Incentives matter (to fishermen and other living creatures)

by Russ Roberts on September 19, 2008

in Property Rights

The Economist reports on a new study from Science magazine by two economists and a marine biologist (Christopher Costello and Steven Gaines (the biologist) of the
University of California and John Lynham of the University of Hawaii) finding that fisheries managed with ITQs (Individual Transferable Quotas), creating property rights in fish, do better than those using just a season or other restrictions to avoid the tragedy of the commons:

Encouraging as the results are, ITQ fisheries are in the minority.
Most fisheries have an annual quota of what can be caught and other
restrictions, such as the length of the season or the type of nets. But
this can result in a “race to fish” the quota. Fishermen have an
incentive to work harder and travel farther, which can lead to
overfishing: a classic tragedy of the commons.

The use of ITQs changes this by dividing the quota up and giving
shares to fishermen as a long-term right. Fishermen therefore have an
interest in good management and conservation because both increase the
value of their fishery and of their share in it. And because shares can
be traded, fishermen who want to catch more can buy additional rights
rather than resorting to brutal fishing tactics.

The Alaskan halibut and king crab fisheries illustrate how ITQs can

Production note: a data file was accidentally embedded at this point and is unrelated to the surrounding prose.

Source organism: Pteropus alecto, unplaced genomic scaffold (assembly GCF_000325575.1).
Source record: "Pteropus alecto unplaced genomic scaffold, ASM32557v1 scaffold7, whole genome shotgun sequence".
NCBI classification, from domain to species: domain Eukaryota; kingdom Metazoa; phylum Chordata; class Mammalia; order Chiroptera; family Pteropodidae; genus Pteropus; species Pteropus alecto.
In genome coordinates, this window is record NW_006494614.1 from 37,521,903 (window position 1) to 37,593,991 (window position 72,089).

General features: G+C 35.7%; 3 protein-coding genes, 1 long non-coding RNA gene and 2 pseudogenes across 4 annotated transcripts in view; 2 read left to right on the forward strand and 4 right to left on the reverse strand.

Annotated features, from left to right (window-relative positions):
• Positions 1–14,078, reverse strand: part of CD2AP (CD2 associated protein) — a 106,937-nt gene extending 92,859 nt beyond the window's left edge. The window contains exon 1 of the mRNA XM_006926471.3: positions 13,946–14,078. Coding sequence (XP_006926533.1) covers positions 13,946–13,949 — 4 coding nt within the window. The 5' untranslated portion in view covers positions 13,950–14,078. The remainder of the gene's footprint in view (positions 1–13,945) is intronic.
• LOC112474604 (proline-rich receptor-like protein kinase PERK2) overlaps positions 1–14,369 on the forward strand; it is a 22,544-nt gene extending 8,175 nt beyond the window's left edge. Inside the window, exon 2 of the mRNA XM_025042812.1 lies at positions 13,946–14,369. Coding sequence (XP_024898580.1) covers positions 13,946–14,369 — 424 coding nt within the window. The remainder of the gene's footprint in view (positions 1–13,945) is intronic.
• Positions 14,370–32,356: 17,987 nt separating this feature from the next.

change behaviour. Fishing in these waters had turned into a race so
intense that the season had shrunk to just two to three frantic days.
Overfishing was common. And when the catch was landed, prices plummeted
because the market was flooded. Serious injury and death became so
frequent in the king crab fishery that it turned into one of America’s
most dangerous professions (and spawned its own television series, “The
Deadliest Catch”).

After a decade of using ITQs in the halibut fishery, the average
fishing season now lasts for eight months. The number of
search-and-rescue missions that are launched is down by more than 70%
and deaths by 15%. And fish can be sold at the most lucrative time of
year—and fresh, so that they fetch a better price.

In a report on this fishery, Dan Flavey, a fisherman himself, says
some of his colleagues have even pushed for the quota to be reduced by
40%. “Most fishermen will now support cuts in quota because they feel
guaranteed that in the future, when the stocks recover, they would be
the ones to benefit,” he says.

Coming on Monday at EconTalk, Karol Boudreaux will talk about community-based wildlife management as a way of preserving wildlife.

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Harold Kyriazi October 9, 2008 at 7:13 pm

Any comment on how to handle the allocation of those ITQs? The Economist article says it can be messy: "Allocating catch shares is a difficult and often fraught process. In America it can take from five to 15 years, says Joe Sullivan, a partner in Mundt MacGregor, a law firm based in Seattle. The public, he says, sometimes resists the privatisation of a public resource and if government gets too involved in the details of the privatisation (rather than leaving it to the fishermen to work out), it can end up politically messy."

I recommend auctioning them off every year, and then distributing the proceeds as a Citizen's Dividend (like Alaska's Permanent Fund does with oil revenues). That way, the public gets a direct, per capita compensation for giving up their individual right to fish. And, it prevents a barrier to entry of new fishermen, who aren't grandfathered in to the system (as today's fishermen would be if they were the ones to decide how to divvy up the public resource).

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